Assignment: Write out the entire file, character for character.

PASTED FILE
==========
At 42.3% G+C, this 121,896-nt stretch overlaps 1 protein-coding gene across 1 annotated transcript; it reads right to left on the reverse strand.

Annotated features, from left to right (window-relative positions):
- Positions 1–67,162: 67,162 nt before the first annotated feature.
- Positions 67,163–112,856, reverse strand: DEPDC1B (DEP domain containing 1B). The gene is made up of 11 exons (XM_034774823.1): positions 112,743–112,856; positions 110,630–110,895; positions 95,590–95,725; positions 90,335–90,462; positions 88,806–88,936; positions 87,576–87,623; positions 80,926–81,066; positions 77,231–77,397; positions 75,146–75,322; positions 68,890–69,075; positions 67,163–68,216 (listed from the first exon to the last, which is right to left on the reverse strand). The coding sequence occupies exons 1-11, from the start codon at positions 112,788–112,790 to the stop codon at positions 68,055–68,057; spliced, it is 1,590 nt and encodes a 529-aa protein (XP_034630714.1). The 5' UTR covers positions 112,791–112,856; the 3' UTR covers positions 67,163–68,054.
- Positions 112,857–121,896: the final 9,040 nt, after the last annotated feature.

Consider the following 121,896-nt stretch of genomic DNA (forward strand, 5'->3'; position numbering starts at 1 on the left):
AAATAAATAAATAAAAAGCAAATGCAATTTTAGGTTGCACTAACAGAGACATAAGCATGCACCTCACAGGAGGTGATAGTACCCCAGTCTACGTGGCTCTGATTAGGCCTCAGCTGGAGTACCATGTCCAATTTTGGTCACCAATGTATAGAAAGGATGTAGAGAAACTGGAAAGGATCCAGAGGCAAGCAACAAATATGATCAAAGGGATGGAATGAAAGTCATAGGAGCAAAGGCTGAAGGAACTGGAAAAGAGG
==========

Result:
At 42.3% G+C, this 121,896-nt stretch overlaps 1 protein-coding gene across 1 annotated transcript; it reads right to left on the reverse strand.

Annotated features, from left to right (window-relative positions):
- Positions 1–67,162: 67,162 nt before the first annotated feature.
- Positions 67,163–112,856, reverse strand: DEPDC1B (DEP domain containing 1B). The gene is made up of 11 exons (XM_034774823.1): positions 112,743–112,856; positions 110,630–110,895; positions 95,590–95,725; positions 90,335–90,462; positions 88,806–88,936; positions 87,576–87,623; positions 80,926–81,066; positions 77,231–77,397; positions 75,146–75,322; positions 68,890–69,075; positions 67,163–68,216 (listed from the first exon to the last, which is right to left on the reverse strand). The coding sequence occupies exons 1-11, from the start codon at positions 112,788–112,790 to the stop codon at positions 68,055–68,057; spliced, it is 1,590 nt and encodes a 529-aa protein (XP_034630714.1). The 5' UTR covers positions 112,791–112,856; the 3' UTR covers positions 67,163–68,054.
- Positions 112,857–121,896: the final 9,040 nt, after the last annotated feature.

Consider the following 121,896-nt stretch of genomic DNA (forward strand, 5'->3'; position numbering starts at 1 on the left):
AAATAAATAAATAAAAAGCAAATGCAATTTTAGGTTGCACTAACAGAGACATAAGCATGCACCTCACAGGAGGTGATAGTACCCCAGTCTACGTGGCTCTGATTAGGCCTCAGCTGGAGTACCATGTCCAATTTTGGTCACCAATGTATAGAAAGGATGTAGAGAAACTGGAAAGGATCCAGAGGCAAGCAACAAATATGATCAAAGGGATGGAATGAAAGTCATAGGAGCAAAGGCTGAAGGAACTGGAAAAGAGG